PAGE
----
David Breaker, Veteran
Post Traumatic Stress Disorder
July 2010

Dear Anchors Away Program,
I just wanted to thank you for the opportunity to participate in the Kings for Vets Fishing Tournament aboard the Quad Zeus.com fishing boat provided by Cummins MerCruiser Diesel.
I am a patient at the VA Hospital in the Veterans Enrichment Center (VEC).  Staff in the VEC told me about the tournament last Wednesday.  They helped me figure out how to make my going along possible.  I have fished all my life but never have done any offshore fishing.  When I heard about it, I was very excited about going out to try to catch some King Mackerel.  I was wondering about sea sickness, couldn't sleep the night before, and generally was looking forward to the opportunity to see how good a fisherman I was.
The crew made it all so easy.  It was fun, exciting and overwhelmingly joyful.  It was like a band of brothers.  We all got real tight.  All of the crew, Ken, Chad, Chris, Captain Mike, David, and everyone aboard made for a great day on the water.  Leaving the harbor and getting out of sight of land, I was able to leave everything behind and just focus on having a good time and catching monster fish!
I would like to thank Cummins MerCruiser Diesel for providing the boat and crew and Ashley and Dave for making this happen.  I hope to be able to do this again.
Thank you again for the unforgettable day.
- David Breaker

James "Jimmy" Wells
Osteogenesis Imperfecta
June 25, 2010

The day started at 3:30am when I left the house with Anchors Away.  We were soon off to Mount Pleasant where the king mackerel tournament (called Kings for Vets, proceeds went to disabled Vets) would be starting, along with the fact that the rest of our team, crew and boat were.  The boat was beautiful, 60 footer with 4 600hp prototype engines, a prototype  boat that Cummins MerCruiser Diesel had agreed to loan us the Quad Zeus for this particular outing (Quadzeus.com). Cummins employees captained and mated the boat, their names were Ken, Chad, and Chris.

Setting up went smoothly even in the dark.  Everyone arrived on time.  Several of the guys on the trip lifted my manual wheelchair over the side of the boat around 5 am, there were no problems and the transfer was smooth.  I was then placed on the deck into a special marine beanbag that is designed to hold you in safely on deck and still allow you to catch fish from a sitting position.  Captain Mike procured the bag, he was also the Anchors Away Program’s Captain aboard.  We left dock at 5:30am.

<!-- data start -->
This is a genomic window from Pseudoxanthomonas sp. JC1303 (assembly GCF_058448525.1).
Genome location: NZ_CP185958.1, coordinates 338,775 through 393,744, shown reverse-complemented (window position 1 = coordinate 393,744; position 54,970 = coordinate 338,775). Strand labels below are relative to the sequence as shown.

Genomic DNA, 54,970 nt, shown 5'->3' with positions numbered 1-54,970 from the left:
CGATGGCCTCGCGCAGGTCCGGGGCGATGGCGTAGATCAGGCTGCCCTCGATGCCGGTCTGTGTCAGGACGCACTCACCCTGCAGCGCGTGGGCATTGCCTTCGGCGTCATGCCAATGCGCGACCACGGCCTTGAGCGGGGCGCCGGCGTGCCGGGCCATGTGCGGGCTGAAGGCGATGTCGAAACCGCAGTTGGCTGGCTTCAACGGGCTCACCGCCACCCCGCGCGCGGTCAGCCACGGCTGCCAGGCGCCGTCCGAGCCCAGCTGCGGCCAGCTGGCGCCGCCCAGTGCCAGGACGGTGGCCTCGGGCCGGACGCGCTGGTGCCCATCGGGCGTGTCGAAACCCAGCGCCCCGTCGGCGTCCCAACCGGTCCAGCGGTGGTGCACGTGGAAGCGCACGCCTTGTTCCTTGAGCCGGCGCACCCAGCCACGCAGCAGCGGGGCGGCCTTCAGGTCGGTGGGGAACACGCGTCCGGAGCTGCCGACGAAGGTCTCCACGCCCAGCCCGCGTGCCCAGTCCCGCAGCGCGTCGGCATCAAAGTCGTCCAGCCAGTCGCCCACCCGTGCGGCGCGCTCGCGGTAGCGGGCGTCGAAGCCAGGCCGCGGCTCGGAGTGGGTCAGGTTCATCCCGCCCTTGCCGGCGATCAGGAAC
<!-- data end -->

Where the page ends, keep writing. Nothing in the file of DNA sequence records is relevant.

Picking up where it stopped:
The engines roared for an hour and a half, and stopped just before 7 am.  That was the time the tournament began.  The bait and lines went into the water at exactly that time, and immediately we got 2 hits.  Sure enough they were king mackerel.  We all took turns over the course of the day trying to reel in the fish.  The boat moved from position to position all day long trying to find the best locations for king mackerel.  We lost much bait, but got many hits and brought on board quite a few king mackerel.  Even 3 dolphin fish, and a barracuda.  There were even fish we could not keep because they did not make for good eating.

I had recently had a reconstructed shoulder due to the Brittle Bone disease (Osteogenesis Imperfecta) that I have.  The doctor and physical therapist gave me the green light to go on this trip (If not funded there will be no more).  All I could stand was 2 turns at the reel, and it was awesome.  I always wanted to go deep sea fishing, but was never able to find a way to go, and Anchors Away made my dream come true.

The two times that I took the reel I managed to bring fish aboard.  The first was a Remora, according to the crew onboard it was the biggest they had ever seen.  I worked on that fish forever, and it paid off.  After what seemed like an eternity I won the battle, and aboard it came.  The Remora was around eleven (11) pounds.  Unfortunatly they do not make for good eating and so we threw it back into the sea.

The second time I took the reel things went much smoother and quicker.  It was a catch I could see coming at the boat as I reeled it in.  An 8 pound dolphin fish came aboard the ship.  I had become a sports fisherman, and I was proud of it.  That is one thing that everyone Anchors Away could get aboard the ship felt.  Proud, happy and realizing we were capable of deep sea fishing and so much more.

The tournament ended at 5 pm and we just made it back, the captain opening those engines wide to get back in time.  Our boat took  10th , 11th ,and 12th  place for king mackerel.  We all, including I, brought lots of fish home to eat.  Both a bag of king Mackerel and one of dolphin fish.

A friend had once told me that there was a non prophet organization that allowed the disabled to get recreation on the water, but he could not remember the name nor how to get into contact with them.  Then one afternoon, I was taking my daily roll in my wheelchair when a couple stopped and introduced themselves.  They ran the Anchors Away Program.  It turned out that they lived a block and a half from my home.  I have been a volunteer for the Program ever since and this was my first trip with the Anchors Away Program.  They deserve all the funding you can give them.  Such a great concept should not fall by the waste side.

- James “Jimmy” Wells

Camille Barwick

June 22, 2010

I just wanted to take the opportunity to thank you for your wonderful program. My son, Brian Spillman participated for the first time Sunday and absolutely love it. It was most fun he has had since we moved to Charleston about 7 years ago. I found out about yall through Tommy at Adaptive Limbs and Brace on Wapoo Road here in Charleston. Thanks again for your dedication to making it possible for giving the disablled a chance to have fun. I was so impressed how well organized your organization was. Sincerely Camille Barwick